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Posts Tagged ‘update’

postheadericon Chasing Chickens

Well, it’s been so long since I’ve posted that I pretty much had to learn how to do it all over again!  Life has kept us very busy here at MoonCat Farms since I last checked in many moons ago.  There’s too much to cover in one post so I’ll just start fresh with one of my favorite and frankly, most time-consuming interests. My chooks…

Mr. MoonCat’s parents call them their “grands”.  When they come up for a visit, they enjoy helping me with the little feathered fiends.  In fact we’re looking forward to a visit next month when I will be enlisting their help in vaccinating the flock and accomplishing a few other chores that seem to need a few willing extra hands.  Plus, we just have fun playing with the birds and spending time outside.  The chickens reward their “grands” by sending them back to Arizona with a bunch of beautiful farm fresh eggs!

 

Rudy Roo – Barred Plymouth Rock

Rudy Roo is called a Barred Plymouth Rock or just a Barred Rock.  He runs with my laying flock of mostly Rhode Island Red hens and a few girls of questionable parentage.  He’s a very gentle bird that takes great care of his girls and is pleasant for us to be around.  (His neck shouldn’t look all fuzzy like that, he’s been sticking his head through the fence to reach the rosebush and messed up his feathers. I will be putting up more chicken wire soon, as Mr. MoonCat accused me of trying to strangle poor Rudy!)

 

“I’ll Be Back…”   Iowa Blue hen

This little gal giving us all the stink-eye is an Iowa Blue hen.  She’s a smallish bird that lays a small creamy colored egg.  They are a personable breed that is enjoyable to be around and as you can tell by the up close and personal photo, very nosy!  (BTW, they aren’t blue..just those Iowa people coming up with a name for their birds… 🙂

 

Boo – Blue Andalusian rooster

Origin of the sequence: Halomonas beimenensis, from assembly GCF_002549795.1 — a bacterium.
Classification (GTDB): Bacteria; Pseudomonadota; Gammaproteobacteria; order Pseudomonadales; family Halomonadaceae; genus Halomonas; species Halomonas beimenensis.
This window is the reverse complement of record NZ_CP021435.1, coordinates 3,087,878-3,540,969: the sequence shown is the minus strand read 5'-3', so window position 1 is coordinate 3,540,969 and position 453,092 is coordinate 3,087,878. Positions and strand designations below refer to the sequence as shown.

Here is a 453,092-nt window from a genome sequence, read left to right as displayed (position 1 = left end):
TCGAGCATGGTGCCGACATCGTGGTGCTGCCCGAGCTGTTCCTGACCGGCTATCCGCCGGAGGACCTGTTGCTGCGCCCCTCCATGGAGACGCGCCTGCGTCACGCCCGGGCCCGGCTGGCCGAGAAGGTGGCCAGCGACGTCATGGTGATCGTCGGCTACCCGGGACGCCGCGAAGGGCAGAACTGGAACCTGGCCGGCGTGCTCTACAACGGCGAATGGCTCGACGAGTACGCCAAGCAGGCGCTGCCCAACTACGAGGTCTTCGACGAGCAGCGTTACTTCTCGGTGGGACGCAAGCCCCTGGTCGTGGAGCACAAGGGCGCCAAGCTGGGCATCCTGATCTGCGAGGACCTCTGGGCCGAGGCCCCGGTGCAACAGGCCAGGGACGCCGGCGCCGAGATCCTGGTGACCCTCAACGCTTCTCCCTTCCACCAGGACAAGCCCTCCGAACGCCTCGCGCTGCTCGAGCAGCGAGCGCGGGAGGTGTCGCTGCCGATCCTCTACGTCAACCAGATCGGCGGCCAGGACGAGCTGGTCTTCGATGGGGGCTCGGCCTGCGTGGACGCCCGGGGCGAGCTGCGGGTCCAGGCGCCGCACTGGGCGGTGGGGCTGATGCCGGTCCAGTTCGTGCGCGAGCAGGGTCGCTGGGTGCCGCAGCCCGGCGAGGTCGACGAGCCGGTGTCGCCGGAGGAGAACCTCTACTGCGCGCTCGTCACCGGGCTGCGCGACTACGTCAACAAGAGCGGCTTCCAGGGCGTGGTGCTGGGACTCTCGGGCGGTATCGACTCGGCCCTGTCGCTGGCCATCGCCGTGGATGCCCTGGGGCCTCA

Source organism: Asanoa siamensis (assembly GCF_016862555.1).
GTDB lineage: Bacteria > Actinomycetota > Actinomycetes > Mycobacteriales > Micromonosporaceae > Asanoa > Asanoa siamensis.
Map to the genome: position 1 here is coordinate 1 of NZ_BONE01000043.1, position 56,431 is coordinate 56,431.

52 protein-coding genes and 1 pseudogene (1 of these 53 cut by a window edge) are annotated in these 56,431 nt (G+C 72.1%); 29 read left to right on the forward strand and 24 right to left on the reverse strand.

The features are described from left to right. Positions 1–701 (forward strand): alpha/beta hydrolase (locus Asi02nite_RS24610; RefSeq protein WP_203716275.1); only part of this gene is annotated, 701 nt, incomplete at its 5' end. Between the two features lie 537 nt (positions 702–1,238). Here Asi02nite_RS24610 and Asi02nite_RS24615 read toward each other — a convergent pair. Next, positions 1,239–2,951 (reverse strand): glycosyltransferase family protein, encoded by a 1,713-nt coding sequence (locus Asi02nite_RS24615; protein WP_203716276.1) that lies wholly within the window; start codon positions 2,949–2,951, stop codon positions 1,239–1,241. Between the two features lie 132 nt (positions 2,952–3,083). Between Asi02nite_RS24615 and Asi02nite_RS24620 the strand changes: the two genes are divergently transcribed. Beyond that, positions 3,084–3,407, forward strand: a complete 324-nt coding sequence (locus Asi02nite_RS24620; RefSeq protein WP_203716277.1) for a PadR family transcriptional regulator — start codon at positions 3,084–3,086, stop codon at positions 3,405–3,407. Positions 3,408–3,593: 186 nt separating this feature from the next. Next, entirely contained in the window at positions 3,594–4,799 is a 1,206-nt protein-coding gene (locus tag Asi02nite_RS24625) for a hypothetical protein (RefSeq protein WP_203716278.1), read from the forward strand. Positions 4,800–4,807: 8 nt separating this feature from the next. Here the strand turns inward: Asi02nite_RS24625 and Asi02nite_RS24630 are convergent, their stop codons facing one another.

This pretty guy is one of my favorite boys here at MoonCat Farms.  He is Boo, a Blue Andalusian rooster which comes from Andalusia, Spain.  Blue Andalusians actually show up in three color variations:  Blue, Black and Splash.  They are all the same bird, they just carry the blue gene differently.  I will do a post on each of the breeds I am raising and go a little more into the colors then.

 

The fluffy butts in the photo above belong to my lovely Giant Blue Cochins.  That is one of the two roosters with his head up while the others were pigging out on a pumpkin. They lay medium-sized brown eggs, but not in large quantities.  In spite of this and in all honesty, because they are so darn cute, they came to MoonCat Farms with a purpose – to sit on and hatch the eggs of the Blue Andalusians.  Andalusians are notorious for NOT sitting on their own eggs while Cochins are notorious for being broody and wanting to spend their time raising chicks – instead of laying eggs!  It’s a perfect match :)If you haven’t noticed yet, I have a bit of a theme with the BLUE chickens.  This has become quite the endeavor and I am truly hooked on my birds.  I look forward to sharing more about this journey with you.

 

postheadericon Spring is Sprung

You know you’ve been a neglectful blogger when the hubby of all people, asks why you haven’t posted anything in several weeks!  I didn’t even realize that he’d been paying any attention to “my little blog” as he calls it 🙂  So I have a couple photos for you today..

Our first flowers of the year

Needless to say, I’ve been spending a lot of time outside this week.  After weeks upon weeks of storms, we’re finally seeing some sunshine.  This has been our wettest winter since 1997 ~ we’ve been having extreme flooding and our ground is completely saturated.  Since we usually live in a state of near panic due to drought conditions and the threat of wells going dry, it really is nice to see an overabundance of water.  It would just be nice if it could rain a few days and then be sunny; then rain a day or two and be sunny…..  We had ten days straight with rain at some point so we’re a little soggy.

 

Super high grass and weeds